The defendant corporation entered into a contract with the appellant (here referred to as CID) to procure a mortgage loan with the proceeds of which it intended to construct a private hospital. The contract provided: "The undersigned further agrees to pay the agent for services rendered an amount equal to 2% of the loan amount as a brokerage fee. The brokerage fee shall be due and deemed earned upon issuance of commitment substantially in accordance with the terms of this application, or upon the acceptance by applicant of the commitment issued. Brokerage shall be payable in full from 1st draw of construction loan." CID obtained a commitment from a mortgage lender on which the defendant noted acceptance, but which commitment was hedged with a number of stipulations which the defendant contended and the trial court found rendered it unenforceable. It was eventually abandoned and Urban obtained a loan from another source. CID sued for the brokerage fee. Held:
1. "Merely negotiating a conditional agreement does not invest a broker with a right to a commission; he does not become entitled to a commission unless, and until, the condition is fulfilled or waived." 12 CJS 198, Brokers, 86 (c).
2. An alleged contract on which there is no firm agreement as to the cost is unenforceable. Malone Const. Co. v. Westbrook, 127 Ga. App. 709 (194 SE2d 619)
; Code 20-107.
3. Contracts dependent upon a decision as to whether a cost to be determined in the future is feasible in the untrammeled discretion of one party are generally lacking in mutuality. Clayton McLendon, Inc. v. McCarthy, 125 Ga. App. 76 (186 SE2d 452)
4. The appellant would not be entitled to prevail in this contract action for a commission of 2% of the loan commitment procured by it unless it was able to establish the dollar value of such commitment, where the loan was never in fact made. The three letters relied upon in this case as establishing the contract between Urban Medical Services and the mortgage lender are not sufficient to establish that the base figure on which the 2% brokerage commission was to be paid would in fact have been $3,000,000. One of the stipulations contained therein was that there be an independent analysis and approval of feasibility, prior to closing, by a named third party, and that "in no event will the loan amount exceed 60% of the estimated fair market value determined by said appraisal." A maximum building cost was tentatively assessed by this entity at a figure somewhat lower than the portion of the $3,000,000 intended to be allocated to building cost, and a land appraisal was rejected as failing to support the land value. It is thus clear that there was no final meeting of the minds as to the exact amount to be loaned, on which figure the plaintiff's 2% brokerage fee must depend.
5. In finding the loan commitment unenforceable as lacking mutuality of obligation, the trial court pointed out two other objections which, without going into a lengthy summary of evidence, we find well taken. There were in the letters many stipulations and conditions; the lender was not obliged to close unless all stipulations capable in its exclusive judgment of being satisfied prior to the closing had been satisfied. No guidelines are afforded as to which conditions the parties might have had in mind. Again, the lender need not close until both it and a third party approved the defendant's plans and specifications, but the "commitment" does not set out any details of specifications. In fact, at the time the defendant broke off negotiations, it had just received from the named third party a letter containing some 40 objections to the plans submitted in the meantime.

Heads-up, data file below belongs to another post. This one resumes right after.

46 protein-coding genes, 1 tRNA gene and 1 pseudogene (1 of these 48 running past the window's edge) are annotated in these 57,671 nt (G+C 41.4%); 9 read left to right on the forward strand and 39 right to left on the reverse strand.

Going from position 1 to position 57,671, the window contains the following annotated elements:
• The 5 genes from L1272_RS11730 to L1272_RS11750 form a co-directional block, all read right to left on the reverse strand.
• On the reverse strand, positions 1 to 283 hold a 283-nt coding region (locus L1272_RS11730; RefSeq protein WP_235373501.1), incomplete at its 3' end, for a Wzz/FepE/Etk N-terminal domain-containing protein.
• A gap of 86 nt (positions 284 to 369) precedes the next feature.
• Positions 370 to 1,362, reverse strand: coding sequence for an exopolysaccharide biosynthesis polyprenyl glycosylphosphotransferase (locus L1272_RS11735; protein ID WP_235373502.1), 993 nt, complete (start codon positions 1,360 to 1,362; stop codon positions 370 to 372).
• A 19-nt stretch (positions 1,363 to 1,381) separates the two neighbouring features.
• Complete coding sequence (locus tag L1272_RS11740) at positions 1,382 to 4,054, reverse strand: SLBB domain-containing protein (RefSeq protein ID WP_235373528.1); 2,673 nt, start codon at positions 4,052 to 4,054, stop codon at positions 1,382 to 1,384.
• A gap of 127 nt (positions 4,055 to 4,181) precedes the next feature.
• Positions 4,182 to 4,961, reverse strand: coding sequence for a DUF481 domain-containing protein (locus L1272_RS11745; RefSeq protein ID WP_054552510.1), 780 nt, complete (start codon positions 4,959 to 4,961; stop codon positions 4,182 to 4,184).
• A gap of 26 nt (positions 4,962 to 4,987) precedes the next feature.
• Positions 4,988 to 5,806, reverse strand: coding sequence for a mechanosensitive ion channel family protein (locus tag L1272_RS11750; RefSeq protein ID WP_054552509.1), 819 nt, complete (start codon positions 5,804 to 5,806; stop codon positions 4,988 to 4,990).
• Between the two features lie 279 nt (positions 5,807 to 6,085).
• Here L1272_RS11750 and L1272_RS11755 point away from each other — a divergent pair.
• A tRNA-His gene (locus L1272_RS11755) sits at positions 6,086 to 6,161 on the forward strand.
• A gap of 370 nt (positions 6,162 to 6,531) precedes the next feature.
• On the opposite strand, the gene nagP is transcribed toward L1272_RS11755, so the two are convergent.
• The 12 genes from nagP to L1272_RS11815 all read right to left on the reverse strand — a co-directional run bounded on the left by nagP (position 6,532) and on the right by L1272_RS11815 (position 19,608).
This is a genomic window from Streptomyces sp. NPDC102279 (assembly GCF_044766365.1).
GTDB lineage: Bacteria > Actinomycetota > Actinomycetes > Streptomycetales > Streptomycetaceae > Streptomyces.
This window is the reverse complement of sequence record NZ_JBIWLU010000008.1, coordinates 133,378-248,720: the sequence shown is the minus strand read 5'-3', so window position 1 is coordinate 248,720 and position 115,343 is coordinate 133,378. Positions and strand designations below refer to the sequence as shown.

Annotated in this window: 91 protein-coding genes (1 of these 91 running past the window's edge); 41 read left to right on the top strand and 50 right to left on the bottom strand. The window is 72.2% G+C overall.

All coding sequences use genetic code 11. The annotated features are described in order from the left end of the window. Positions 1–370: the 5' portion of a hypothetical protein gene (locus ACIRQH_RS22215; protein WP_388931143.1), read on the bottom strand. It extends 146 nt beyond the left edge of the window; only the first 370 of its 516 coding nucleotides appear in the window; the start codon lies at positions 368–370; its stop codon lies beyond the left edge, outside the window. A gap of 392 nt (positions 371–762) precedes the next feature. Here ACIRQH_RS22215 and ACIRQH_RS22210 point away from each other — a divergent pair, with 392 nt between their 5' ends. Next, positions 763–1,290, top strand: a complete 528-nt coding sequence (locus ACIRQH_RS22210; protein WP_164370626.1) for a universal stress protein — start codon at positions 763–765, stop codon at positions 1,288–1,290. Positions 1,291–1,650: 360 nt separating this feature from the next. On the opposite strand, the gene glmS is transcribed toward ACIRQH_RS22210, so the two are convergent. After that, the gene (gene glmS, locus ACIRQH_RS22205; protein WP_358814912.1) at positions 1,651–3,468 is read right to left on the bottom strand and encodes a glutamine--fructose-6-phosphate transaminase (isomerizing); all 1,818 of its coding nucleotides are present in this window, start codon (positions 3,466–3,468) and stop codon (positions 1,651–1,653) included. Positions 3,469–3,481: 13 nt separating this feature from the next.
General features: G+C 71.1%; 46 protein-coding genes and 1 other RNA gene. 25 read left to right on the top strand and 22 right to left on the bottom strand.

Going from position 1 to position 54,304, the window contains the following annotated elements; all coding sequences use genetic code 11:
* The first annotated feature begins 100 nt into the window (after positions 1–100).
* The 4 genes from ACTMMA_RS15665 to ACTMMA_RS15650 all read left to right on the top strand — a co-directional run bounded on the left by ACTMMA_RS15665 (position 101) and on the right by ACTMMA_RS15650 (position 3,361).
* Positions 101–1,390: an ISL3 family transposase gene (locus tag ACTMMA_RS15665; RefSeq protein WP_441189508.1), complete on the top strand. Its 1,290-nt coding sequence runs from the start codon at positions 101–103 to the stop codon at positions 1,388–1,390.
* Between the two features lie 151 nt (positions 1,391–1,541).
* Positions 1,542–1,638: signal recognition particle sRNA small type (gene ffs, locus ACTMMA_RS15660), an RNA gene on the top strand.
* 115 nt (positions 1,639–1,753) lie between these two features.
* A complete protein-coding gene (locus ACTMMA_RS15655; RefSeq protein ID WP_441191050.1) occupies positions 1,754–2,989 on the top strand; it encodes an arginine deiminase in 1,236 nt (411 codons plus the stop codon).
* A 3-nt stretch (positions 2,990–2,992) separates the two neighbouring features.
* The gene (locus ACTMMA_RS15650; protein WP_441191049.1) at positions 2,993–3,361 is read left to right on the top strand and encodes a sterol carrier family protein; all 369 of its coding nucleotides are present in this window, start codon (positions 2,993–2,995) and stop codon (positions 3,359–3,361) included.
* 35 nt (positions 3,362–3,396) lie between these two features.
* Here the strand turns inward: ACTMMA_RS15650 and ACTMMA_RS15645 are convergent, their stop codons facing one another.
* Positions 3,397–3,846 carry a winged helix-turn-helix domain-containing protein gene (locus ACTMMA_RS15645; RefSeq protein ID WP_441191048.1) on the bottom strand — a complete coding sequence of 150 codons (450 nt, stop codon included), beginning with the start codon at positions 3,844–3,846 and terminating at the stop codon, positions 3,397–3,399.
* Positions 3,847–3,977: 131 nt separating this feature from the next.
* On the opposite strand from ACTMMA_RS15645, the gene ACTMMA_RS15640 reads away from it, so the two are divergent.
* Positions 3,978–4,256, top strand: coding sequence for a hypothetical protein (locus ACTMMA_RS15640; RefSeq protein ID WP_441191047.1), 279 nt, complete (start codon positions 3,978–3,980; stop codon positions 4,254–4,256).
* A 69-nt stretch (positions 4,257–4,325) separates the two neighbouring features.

As was pointed out in the special concurrence to Clayton McLendon, Inc. v. McCarthy, supra, where a contract specifies conditions which may be accepted or refused in the discretion of one of the contracting parties (as where work must be done "to his satisfaction"), such discretionary acceptance may take the form of either a condition precedent or subsequent. If the former, no rights arise until the discretion is exercised; if the latter, the contract "is valid until the contracting party exercises his discretion to annul it, the burden then being on the opposite party to show that the discretion was not fairly exercised if he wishes to insist on enforcement." Id., p. 79. The conditions relating to consideration (the amount to be loaned) and to subject matter (plans and specifications for the hospital to be built with the proceeds on land which was to be sold to the lender and which it was to lease back to the corporation) were not fully determined, and the determination was left to the discretion of the lender and the named third party. Not only could the commitment not be "dosed" until all these details were worked out; until they were agreed upon they constituted conditions precedent to a contract which, being left to the discretion of one contracting party only, did not constitute a binding contract between the corporation and the lender, nor one upon which the broker could with any exactitude figure a 2% commission.
The trial court properly entered judgment in favor of the defendant.
Kilpatrick, Cody, Rogers, McClatchey & Regenstein, R. Alexander Bransford, Jr., Matthew H. Patton, for appellee.